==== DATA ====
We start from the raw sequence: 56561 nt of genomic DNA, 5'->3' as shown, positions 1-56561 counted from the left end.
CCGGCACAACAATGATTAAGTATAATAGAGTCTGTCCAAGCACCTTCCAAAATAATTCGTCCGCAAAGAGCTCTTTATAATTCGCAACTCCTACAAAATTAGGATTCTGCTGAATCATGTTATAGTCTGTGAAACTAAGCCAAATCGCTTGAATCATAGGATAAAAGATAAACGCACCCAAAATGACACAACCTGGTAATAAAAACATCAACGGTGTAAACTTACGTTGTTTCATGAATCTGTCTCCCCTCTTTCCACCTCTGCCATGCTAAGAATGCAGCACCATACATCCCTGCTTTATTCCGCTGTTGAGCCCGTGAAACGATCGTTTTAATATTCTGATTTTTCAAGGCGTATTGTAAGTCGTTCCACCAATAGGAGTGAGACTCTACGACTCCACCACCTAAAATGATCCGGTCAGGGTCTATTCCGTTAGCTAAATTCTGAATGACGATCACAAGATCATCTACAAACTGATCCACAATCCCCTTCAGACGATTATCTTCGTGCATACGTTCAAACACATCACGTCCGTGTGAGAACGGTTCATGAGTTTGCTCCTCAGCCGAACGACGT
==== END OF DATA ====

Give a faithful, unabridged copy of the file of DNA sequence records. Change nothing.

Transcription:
We start from the raw sequence: 56561 nt of genomic DNA, 5'->3' as shown, positions 1-56561 counted from the left end.
CCGGCACAACAATGATTAAGTATAATAGAGTCTGTCCAAGCACCTTCCAAAATAATTCGTCCGCAAAGAGCTCTTTATAATTCGCAACTCCTACAAAATTAGGATTCTGCTGAATCATGTTATAGTCTGTGAAACTAAGCCAAATCGCTTGAATCATAGGATAAAAGATAAACGCACCCAAAATGACACAACCTGGTAATAAAAACATCAACGGTGTAAACTTACGTTGTTTCATGAATCTGTCTCCCCTCTTTCCACCTCTGCCATGCTAAGAATGCAGCACCATACATCCCTGCTTTATTCCGCTGTTGAGCCCGTGAAACGATCGTTTTAATATTCTGATTTTTCAAGGCGTATTGTAAGTCGTTCCACCAATAGGAGTGAGACTCTACGACTCCACCACCTAAAATGATCCGGTCAGGGTCTATTCCGTTAGCTAAATTCTGAATGACGATCACAAGATCATCTACAAACTGATCCACAATCCCCTTCAGACGATTATCTTCGTGCATACGTTCAAACACATCACGTCCGTGTGAGAACGGTTCATGAGTTTGCTCCTCAGCCGAACGACGT